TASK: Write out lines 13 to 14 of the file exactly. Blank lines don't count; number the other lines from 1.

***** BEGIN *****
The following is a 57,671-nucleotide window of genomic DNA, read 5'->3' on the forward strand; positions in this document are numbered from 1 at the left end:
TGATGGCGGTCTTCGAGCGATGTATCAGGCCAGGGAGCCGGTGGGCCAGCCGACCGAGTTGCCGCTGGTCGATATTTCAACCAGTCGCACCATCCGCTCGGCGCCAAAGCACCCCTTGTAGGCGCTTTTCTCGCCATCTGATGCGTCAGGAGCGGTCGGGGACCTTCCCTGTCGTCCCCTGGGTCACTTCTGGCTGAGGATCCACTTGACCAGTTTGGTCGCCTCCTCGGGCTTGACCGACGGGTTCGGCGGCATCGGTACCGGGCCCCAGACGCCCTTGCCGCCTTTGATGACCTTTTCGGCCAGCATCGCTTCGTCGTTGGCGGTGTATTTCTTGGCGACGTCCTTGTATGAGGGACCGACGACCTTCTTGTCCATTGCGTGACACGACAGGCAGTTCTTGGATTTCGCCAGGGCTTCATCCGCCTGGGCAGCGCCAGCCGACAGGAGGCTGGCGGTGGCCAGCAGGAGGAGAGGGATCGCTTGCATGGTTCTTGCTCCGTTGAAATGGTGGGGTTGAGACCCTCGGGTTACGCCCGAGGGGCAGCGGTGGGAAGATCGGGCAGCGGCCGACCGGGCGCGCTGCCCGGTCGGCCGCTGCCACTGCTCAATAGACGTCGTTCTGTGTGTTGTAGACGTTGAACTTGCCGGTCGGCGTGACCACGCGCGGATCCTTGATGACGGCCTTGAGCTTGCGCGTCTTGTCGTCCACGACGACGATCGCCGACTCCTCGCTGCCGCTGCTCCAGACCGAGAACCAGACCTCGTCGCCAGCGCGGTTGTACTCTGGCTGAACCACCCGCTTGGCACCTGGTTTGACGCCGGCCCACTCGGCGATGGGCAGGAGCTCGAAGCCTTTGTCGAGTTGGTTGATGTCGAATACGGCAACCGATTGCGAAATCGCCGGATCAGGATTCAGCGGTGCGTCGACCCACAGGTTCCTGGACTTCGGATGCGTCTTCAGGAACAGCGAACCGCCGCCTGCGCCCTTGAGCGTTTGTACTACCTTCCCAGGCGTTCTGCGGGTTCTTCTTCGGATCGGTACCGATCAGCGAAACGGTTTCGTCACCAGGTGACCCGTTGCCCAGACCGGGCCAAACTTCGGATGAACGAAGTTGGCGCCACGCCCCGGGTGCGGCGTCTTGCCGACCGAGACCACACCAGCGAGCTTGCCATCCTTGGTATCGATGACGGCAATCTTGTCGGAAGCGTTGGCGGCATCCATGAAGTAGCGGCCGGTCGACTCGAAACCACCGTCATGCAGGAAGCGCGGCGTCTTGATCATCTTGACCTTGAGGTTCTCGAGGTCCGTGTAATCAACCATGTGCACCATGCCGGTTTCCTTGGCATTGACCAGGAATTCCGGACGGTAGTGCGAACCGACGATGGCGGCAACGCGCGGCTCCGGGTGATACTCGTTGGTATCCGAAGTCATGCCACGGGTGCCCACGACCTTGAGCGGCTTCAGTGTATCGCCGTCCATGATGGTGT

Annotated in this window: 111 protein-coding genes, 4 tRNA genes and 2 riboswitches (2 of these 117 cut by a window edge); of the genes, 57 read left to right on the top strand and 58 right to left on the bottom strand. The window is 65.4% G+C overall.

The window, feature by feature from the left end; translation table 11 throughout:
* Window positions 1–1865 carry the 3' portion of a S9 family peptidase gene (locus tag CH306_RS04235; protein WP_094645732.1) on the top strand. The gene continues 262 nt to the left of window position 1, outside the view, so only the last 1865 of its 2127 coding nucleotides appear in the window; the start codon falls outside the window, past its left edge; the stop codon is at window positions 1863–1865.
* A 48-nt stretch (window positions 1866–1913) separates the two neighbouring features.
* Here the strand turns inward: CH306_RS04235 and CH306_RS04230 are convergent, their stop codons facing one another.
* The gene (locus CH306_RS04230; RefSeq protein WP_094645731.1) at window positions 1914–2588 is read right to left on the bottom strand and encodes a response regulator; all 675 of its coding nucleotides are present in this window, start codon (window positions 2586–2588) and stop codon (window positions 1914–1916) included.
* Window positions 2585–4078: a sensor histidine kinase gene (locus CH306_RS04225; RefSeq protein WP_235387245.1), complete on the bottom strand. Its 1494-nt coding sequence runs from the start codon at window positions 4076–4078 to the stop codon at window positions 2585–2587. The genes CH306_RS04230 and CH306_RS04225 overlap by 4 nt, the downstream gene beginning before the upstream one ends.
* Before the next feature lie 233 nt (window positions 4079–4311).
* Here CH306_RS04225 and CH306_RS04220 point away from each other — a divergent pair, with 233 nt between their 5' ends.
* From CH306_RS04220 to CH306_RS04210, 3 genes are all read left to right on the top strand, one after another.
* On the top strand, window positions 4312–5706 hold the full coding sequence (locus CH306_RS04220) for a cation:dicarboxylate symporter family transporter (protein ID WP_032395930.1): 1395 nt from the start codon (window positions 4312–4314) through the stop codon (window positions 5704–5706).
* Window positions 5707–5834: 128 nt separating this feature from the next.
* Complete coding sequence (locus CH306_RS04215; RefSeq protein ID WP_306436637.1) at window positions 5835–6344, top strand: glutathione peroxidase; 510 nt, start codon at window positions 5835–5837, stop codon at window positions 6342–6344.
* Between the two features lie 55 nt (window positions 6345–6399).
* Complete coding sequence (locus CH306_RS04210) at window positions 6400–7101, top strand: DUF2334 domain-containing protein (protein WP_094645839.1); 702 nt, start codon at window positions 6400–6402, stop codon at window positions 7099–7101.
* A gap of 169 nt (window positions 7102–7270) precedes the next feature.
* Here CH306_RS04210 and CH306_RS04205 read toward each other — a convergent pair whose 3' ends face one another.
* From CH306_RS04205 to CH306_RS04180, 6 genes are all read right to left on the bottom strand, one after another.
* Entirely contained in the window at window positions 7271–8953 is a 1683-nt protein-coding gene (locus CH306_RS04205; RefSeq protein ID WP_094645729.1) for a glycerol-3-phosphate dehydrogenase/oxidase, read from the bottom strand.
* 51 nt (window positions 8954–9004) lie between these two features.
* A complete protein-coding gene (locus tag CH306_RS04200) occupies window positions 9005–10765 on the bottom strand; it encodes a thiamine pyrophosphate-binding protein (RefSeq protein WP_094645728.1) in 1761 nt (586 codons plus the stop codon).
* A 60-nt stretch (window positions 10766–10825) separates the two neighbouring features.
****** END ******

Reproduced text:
* On the top strand, window positions 4312–5706 hold the full coding sequence (locus CH306_RS04220) for a cation:dicarboxylate symporter family transporter (protein ID WP_032395930.1): 1395 nt from the start codon (window positions 4312–4314) through the stop codon (window positions 5704–5706).
* Window positions 5707–5834: 128 nt separating this feature from the next.